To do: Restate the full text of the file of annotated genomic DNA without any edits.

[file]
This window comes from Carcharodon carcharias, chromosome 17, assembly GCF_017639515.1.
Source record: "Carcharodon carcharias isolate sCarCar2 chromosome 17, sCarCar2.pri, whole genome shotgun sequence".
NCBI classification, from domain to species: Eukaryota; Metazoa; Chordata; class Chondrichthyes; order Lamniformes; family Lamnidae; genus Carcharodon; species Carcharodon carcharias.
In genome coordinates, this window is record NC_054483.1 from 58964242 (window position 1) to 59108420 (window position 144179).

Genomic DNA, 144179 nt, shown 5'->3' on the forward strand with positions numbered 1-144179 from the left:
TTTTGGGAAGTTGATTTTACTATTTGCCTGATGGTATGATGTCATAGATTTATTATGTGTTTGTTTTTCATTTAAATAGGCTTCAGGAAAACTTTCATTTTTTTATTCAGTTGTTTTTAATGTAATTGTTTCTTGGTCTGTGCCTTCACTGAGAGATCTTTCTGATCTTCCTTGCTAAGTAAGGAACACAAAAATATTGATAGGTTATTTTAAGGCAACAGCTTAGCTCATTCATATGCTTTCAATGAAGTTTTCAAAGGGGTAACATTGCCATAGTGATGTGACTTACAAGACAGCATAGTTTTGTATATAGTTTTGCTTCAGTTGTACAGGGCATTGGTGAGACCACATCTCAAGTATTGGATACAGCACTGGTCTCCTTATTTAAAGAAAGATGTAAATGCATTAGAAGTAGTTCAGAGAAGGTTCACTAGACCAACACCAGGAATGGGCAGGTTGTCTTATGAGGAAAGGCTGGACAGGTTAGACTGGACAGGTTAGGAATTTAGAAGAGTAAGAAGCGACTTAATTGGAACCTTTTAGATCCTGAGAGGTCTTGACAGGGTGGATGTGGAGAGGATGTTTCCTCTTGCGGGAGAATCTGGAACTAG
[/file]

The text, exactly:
This window comes from Carcharodon carcharias, chromosome 17, assembly GCF_017639515.1.
Source record: "Carcharodon carcharias isolate sCarCar2 chromosome 17, sCarCar2.pri, whole genome shotgun sequence".
NCBI classification, from domain to species: Eukaryota; Metazoa; Chordata; class Chondrichthyes; order Lamniformes; family Lamnidae; genus Carcharodon; species Carcharodon carcharias.
In genome coordinates, this window is record NC_054483.1 from 58964242 (window position 1) to 59108420 (window position 144179).

Genomic DNA, 144179 nt, shown 5'->3' on the forward strand with positions numbered 1-144179 from the left:
TTTTGGGAAGTTGATTTTACTATTTGCCTGATGGTATGATGTCATAGATTTATTATGTGTTTGTTTTTCATTTAAATAGGCTTCAGGAAAACTTTCATTTTTTTATTCAGTTGTTTTTAATGTAATTGTTTCTTGGTCTGTGCCTTCACTGAGAGATCTTTCTGATCTTCCTTGCTAAGTAAGGAACACAAAAATATTGATAGGTTATTTTAAGGCAACAGCTTAGCTCATTCATATGCTTTCAATGAAGTTTTCAAAGGGGTAACATTGCCATAGTGATGTGACTTACAAGACAGCATAGTTTTGTATATAGTTTTGCTTCAGTTGTACAGGGCATTGGTGAGACCACATCTCAAGTATTGGATACAGCACTGGTCTCCTTATTTAAAGAAAGATGTAAATGCATTAGAAGTAGTTCAGAGAAGGTTCACTAGACCAACACCAGGAATGGGCAGGTTGTCTTATGAGGAAAGGCTGGACAGGTTAGACTGGACAGGTTAGGAATTTAGAAGAGTAAGAAGCGACTTAATTGGAACCTTTTAGATCCTGAGAGGTCTTGACAGGGTGGATGTGGAGAGGATGTTTCCTCTTGCGGGAGAATCTGGAACTAG